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Do Trucks Come with Jacks? What You Must Know

Do Trucks Come with Jacks? What You Must Know

Truck drivers should be aware of the safety and mechanical equipment that comes with their trucks. Knowledge of the safety equipment in your truck could mean the difference between being stuck on the side of the road and being able to get yourself moving again.

Virtually all trucks come with a spare tire and jack mechanical tool, most likely a scissor jack, that can be used to replace a tire. The jack on a truck id typically under a seat and the spare tire is sometimes under the outside of the truck.

Jacks are an essential part of repairing a flat or damaged tire on your truck. In fact, it is impossible to replace a tire on a truck without one! However, you must know where the jack gets located in a truck, how to use it, and other functions and operations of the jack before putting it to use.

Do Trucks Come with Jacks?

The jack is a versatile and vital part of the mechanical repair for trucks. Typically, the jack is strong enough to lift one wheel of the truck completely off the ground so that repairs can get done, or a wheel can get replaced with a spare or another wheel of the same size and weight.

Virtually all trucks come with a jack for spare tire replacement as a safety feature that can get used by the truck owner or a roadside assistance technician.

  • The jack is so essential that you may want to check where it is located before getting on the road.
  • Knowing where to find the jack in your truck is part of responsible vehicle ownership.

It helps you knot only identify the place it is located for when you need it in a roadside emergency but whether or not you need any additional parts for it so that it will work properly.

Just because virtually all new trucks come off the car sales lot with a jack, do not forget to ensure that your truck has a jack. If you have an older truck or bought one that was used, the jack might have been:

  • Removed
  • Damaged
  • Moved to a different place in the truck cab

There are many factors to consider when locating, identifying, and using your jack for your truck.

Where is a Jack Typically Located in a Truck?

Jacks for trucks are so valuable that they have their very own storage container and position in the body, bed, or undercarriage of your truck. Depending on the style, model, and make of your truck, the jack storage will have a specific location where it is protected and safely and securely stored for use.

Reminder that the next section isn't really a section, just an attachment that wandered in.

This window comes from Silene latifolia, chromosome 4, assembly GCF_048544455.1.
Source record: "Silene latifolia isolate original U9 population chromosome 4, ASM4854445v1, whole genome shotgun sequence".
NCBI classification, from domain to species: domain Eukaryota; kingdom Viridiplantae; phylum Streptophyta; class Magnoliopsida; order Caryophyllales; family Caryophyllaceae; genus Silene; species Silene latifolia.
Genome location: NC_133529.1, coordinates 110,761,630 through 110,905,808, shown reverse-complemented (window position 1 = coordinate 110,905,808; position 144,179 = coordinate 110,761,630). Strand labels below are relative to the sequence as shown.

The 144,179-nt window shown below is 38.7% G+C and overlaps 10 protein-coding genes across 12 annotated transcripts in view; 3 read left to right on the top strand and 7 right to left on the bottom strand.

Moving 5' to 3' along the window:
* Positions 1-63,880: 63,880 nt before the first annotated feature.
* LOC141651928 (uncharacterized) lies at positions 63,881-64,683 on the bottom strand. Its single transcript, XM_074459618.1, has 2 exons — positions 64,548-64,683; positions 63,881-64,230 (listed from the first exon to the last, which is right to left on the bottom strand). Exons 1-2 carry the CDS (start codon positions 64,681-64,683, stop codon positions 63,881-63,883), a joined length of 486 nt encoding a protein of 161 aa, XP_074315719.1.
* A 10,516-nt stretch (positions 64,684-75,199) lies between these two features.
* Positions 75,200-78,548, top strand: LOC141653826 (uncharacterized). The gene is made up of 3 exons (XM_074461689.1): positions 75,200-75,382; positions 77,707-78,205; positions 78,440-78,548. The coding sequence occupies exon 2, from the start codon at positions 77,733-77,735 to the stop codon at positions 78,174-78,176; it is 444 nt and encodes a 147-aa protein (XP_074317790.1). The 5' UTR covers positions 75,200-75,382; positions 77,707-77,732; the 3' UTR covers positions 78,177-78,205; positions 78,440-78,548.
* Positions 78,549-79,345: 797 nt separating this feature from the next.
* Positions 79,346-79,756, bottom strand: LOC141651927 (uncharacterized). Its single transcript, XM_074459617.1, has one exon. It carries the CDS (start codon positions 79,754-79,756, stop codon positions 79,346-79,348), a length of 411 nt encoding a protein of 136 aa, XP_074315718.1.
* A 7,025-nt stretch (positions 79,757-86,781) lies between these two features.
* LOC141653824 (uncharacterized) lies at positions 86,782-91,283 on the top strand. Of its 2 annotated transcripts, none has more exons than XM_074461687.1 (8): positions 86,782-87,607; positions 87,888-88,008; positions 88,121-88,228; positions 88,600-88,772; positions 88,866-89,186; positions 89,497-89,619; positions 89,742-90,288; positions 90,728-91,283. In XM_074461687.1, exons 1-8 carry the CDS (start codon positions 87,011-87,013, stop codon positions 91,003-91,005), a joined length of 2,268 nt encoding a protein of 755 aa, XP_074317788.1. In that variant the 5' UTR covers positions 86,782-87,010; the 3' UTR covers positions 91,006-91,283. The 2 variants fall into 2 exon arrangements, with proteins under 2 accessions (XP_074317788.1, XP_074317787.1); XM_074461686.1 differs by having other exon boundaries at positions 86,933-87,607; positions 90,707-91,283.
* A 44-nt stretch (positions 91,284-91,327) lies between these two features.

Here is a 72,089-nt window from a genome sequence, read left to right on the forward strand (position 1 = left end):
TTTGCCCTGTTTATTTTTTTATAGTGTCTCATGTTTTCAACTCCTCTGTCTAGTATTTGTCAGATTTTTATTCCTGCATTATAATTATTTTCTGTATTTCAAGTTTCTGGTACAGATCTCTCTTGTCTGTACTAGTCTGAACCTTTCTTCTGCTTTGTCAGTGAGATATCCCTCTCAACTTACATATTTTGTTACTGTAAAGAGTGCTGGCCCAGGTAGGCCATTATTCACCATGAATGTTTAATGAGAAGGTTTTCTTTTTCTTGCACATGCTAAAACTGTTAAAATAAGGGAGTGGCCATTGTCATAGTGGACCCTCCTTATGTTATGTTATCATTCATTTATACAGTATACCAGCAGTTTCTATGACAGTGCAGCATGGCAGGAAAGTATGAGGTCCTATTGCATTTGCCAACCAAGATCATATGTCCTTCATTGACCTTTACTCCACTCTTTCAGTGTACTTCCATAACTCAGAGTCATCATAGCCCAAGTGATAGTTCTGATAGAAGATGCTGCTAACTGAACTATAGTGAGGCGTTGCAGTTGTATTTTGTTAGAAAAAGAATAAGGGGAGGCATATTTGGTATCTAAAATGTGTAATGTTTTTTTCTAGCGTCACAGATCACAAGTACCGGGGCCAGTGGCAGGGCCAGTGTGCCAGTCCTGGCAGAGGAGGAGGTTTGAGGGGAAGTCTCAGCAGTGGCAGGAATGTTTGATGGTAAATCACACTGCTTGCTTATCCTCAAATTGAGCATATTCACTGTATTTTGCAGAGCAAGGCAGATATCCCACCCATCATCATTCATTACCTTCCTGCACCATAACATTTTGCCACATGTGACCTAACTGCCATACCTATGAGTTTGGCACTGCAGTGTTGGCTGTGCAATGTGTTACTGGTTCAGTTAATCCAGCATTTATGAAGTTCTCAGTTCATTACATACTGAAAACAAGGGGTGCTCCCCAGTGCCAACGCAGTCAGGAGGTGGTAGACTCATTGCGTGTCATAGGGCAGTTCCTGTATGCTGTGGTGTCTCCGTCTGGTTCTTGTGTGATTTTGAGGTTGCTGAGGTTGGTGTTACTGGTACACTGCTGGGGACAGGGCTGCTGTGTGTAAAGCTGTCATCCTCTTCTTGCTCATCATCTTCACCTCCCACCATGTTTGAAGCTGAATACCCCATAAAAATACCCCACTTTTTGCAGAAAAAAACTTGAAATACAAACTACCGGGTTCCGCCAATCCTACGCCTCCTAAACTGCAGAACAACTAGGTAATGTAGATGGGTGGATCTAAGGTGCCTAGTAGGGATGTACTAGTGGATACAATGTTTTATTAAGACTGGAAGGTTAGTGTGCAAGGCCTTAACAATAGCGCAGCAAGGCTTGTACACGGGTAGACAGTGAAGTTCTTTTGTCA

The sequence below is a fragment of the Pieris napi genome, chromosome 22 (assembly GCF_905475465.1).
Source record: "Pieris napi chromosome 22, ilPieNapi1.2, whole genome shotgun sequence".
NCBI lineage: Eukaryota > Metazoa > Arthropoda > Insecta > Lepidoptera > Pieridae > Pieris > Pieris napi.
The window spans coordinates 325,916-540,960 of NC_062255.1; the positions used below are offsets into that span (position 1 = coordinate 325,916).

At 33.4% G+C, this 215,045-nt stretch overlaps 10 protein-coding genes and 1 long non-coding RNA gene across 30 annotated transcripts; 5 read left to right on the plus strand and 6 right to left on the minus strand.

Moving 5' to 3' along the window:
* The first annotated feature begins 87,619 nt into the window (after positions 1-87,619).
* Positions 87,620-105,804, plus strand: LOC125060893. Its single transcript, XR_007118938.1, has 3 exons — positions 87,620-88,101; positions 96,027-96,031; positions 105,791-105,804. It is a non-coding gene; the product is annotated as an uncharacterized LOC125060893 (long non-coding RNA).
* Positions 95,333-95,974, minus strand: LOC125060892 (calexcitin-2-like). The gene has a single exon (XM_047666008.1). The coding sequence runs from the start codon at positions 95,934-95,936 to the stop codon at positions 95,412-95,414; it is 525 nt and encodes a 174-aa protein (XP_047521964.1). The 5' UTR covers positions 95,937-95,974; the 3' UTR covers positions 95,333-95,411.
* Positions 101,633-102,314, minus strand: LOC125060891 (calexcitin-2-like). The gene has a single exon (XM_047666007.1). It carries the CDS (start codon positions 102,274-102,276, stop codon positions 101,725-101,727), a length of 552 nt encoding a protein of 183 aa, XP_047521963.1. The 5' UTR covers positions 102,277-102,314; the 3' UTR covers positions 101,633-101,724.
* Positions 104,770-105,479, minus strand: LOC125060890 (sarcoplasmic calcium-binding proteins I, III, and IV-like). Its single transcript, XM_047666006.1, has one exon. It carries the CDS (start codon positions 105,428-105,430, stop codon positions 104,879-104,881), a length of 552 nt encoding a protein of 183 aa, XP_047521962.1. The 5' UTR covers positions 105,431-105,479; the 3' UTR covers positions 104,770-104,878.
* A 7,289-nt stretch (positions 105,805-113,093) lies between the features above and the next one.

Usually, the jack location in a truck is designed for easy access during a roadside emergency. The jack in a truck is typically located on the floor of the vehicle, under, or behind the truck’s rear or front seats.

Usually, there are small pictures of a jack imprinted on the plastic handle where the jack is located. Also, the location of your jack can be found in the manual for your car, which is located in the glove box of many trucks.

  • However, if you are still having trouble finding your jack in your truck, keep digging.
  • The signs and handles for the jack storage should be obvious enough.

The following places are the most likely hiding spots for the jack in your truck. After checking these specific places, make sure you consult the manufacturer’s manual or website if you are still stumped about the position of your truck’s jack.

The jack might also have disappeared, and you may need a new one. If you do, make sure you do your homework and find one that can handle the weight of your truck.

Under the Floor

Under the floor is the most common place where a jack is found in a truck. This position is not only convenient, but it keeps the mechanical jack equipment safe from bouncing around and getting damaged.

  • The floor trap where the jack is kept might be located under the carpeting of the floor of the truck.
  • Look for pull tabs or a screw-in handle that requires some sort of loosening to remove.

The base of the truck is likely hard to access and might require removing extended cab seating or pushing the front seats all the way up to the dashboard so that you can get access to the jack, tire, and other tools stored there.

Once removed, this cavity under the floor is also most likely where the spare tire is located. Either on top or under the spare tire is your jack. Make sure that you take everything out of the cavity in the floor before moving on to another position in the truck.

Behind or Under Seats

Another common position for the truck jack is under or behind a seat. These positions typically have a latch that holds the jack in place. There may be a plastic covering over the mechanical jack equipment, or it may be exposed and simply held to the underside of the seat with fasteners.

  • Ensure that the fasteners are secure before putting the jack back and that you don’t lose any of the pins when using the jack.
  • You will not be able to secure the jack to the storage position without its fasteners.

Jacks have oil or grease on them, which is messy and can get all over the car’s carpeting or upholstery if it is loose in the cab. Also, the jack that is under or behind the seats can rattle loose.

If this happens, make sure you find the fasteners or devise a new way of securing your jack.

In the Bed of the Truck

Oftentimes the spare tire of a truck is located under the truck body near the rear end of the truck. If this is the case, there may be a pullout with a covering somewhere under or inside the bed of the truck.

  • First, look for handles or screw plates that can be removed.